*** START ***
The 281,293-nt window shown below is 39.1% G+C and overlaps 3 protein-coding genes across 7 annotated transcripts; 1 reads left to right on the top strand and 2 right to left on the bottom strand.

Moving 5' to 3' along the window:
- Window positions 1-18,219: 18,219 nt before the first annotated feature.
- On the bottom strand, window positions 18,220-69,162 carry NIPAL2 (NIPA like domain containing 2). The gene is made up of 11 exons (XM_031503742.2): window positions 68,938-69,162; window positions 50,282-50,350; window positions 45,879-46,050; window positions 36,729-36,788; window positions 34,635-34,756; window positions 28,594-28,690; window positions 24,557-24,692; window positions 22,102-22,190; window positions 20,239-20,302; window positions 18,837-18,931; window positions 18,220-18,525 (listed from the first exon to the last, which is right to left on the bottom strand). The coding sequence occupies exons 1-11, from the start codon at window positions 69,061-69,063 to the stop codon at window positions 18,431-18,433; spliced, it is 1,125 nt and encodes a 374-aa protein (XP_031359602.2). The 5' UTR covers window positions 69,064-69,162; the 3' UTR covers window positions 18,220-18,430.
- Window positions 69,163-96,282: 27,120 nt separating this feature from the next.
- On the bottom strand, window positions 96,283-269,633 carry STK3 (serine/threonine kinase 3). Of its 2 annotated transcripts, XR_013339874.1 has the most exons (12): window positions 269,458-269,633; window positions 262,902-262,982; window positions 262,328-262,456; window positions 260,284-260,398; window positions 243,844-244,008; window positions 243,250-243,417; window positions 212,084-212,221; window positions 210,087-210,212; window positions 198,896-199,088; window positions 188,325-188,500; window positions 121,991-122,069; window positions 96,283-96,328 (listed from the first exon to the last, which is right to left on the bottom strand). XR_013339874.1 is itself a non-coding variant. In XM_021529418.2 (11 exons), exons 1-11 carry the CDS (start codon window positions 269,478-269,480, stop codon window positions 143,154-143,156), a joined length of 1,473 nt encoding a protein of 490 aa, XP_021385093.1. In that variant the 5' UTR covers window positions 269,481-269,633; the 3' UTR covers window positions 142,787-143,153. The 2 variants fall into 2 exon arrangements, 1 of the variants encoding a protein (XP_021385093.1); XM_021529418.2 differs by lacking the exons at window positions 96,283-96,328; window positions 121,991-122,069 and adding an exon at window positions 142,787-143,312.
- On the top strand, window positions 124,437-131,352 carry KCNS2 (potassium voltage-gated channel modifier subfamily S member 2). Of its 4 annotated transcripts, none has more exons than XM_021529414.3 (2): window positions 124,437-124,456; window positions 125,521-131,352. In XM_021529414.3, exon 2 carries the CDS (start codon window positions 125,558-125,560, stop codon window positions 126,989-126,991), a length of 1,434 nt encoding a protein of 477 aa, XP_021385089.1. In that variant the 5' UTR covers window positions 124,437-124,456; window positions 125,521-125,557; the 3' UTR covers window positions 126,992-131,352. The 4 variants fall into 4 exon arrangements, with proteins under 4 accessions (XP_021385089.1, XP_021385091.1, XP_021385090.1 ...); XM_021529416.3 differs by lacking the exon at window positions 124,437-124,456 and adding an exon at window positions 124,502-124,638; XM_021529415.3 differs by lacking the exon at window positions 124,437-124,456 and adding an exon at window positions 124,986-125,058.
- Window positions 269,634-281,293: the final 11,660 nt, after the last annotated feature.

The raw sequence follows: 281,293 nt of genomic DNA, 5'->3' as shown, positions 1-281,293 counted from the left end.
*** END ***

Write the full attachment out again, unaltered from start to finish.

The 281,293-nt window shown below is 39.1% G+C and overlaps 3 protein-coding genes across 7 annotated transcripts; 1 reads left to right on the top strand and 2 right to left on the bottom strand.

Moving 5' to 3' along the window:
- Window positions 1-18,219: 18,219 nt before the first annotated feature.
- On the bottom strand, window positions 18,220-69,162 carry NIPAL2 (NIPA like domain containing 2). The gene is made up of 11 exons (XM_031503742.2): window positions 68,938-69,162; window positions 50,282-50,350; window positions 45,879-46,050; window positions 36,729-36,788; window positions 34,635-34,756; window positions 28,594-28,690; window positions 24,557-24,692; window positions 22,102-22,190; window positions 20,239-20,302; window positions 18,837-18,931; window positions 18,220-18,525 (listed from the first exon to the last, which is right to left on the bottom strand). The coding sequence occupies exons 1-11, from the start codon at window positions 69,061-69,063 to the stop codon at window positions 18,431-18,433; spliced, it is 1,125 nt and encodes a 374-aa protein (XP_031359602.2). The 5' UTR covers window positions 69,064-69,162; the 3' UTR covers window positions 18,220-18,430.
- Window positions 69,163-96,282: 27,120 nt separating this feature from the next.
- On the bottom strand, window positions 96,283-269,633 carry STK3 (serine/threonine kinase 3). Of its 2 annotated transcripts, XR_013339874.1 has the most exons (12): window positions 269,458-269,633; window positions 262,902-262,982; window positions 262,328-262,456; window positions 260,284-260,398; window positions 243,844-244,008; window positions 243,250-243,417; window positions 212,084-212,221; window positions 210,087-210,212; window positions 198,896-199,088; window positions 188,325-188,500; window positions 121,991-122,069; window positions 96,283-96,328 (listed from the first exon to the last, which is right to left on the bottom strand). XR_013339874.1 is itself a non-coding variant. In XM_021529418.2 (11 exons), exons 1-11 carry the CDS (start codon window positions 269,478-269,480, stop codon window positions 143,154-143,156), a joined length of 1,473 nt encoding a protein of 490 aa, XP_021385093.1. In that variant the 5' UTR covers window positions 269,481-269,633; the 3' UTR covers window positions 142,787-143,153. The 2 variants fall into 2 exon arrangements, 1 of the variants encoding a protein (XP_021385093.1); XM_021529418.2 differs by lacking the exons at window positions 96,283-96,328; window positions 121,991-122,069 and adding an exon at window positions 142,787-143,312.
- On the top strand, window positions 124,437-131,352 carry KCNS2 (potassium voltage-gated channel modifier subfamily S member 2). Of its 4 annotated transcripts, none has more exons than XM_021529414.3 (2): window positions 124,437-124,456; window positions 125,521-131,352. In XM_021529414.3, exon 2 carries the CDS (start codon window positions 125,558-125,560, stop codon window positions 126,989-126,991), a length of 1,434 nt encoding a protein of 477 aa, XP_021385089.1. In that variant the 5' UTR covers window positions 124,437-124,456; window positions 125,521-125,557; the 3' UTR covers window positions 126,992-131,352. The 4 variants fall into 4 exon arrangements, with proteins under 4 accessions (XP_021385089.1, XP_021385091.1, XP_021385090.1 ...); XM_021529416.3 differs by lacking the exon at window positions 124,437-124,456 and adding an exon at window positions 124,502-124,638; XM_021529415.3 differs by lacking the exon at window positions 124,437-124,456 and adding an exon at window positions 124,986-125,058.
- Window positions 269,634-281,293: the final 11,660 nt, after the last annotated feature.

The raw sequence follows: 281,293 nt of genomic DNA, 5'->3' as shown, positions 1-281,293 counted from the left end.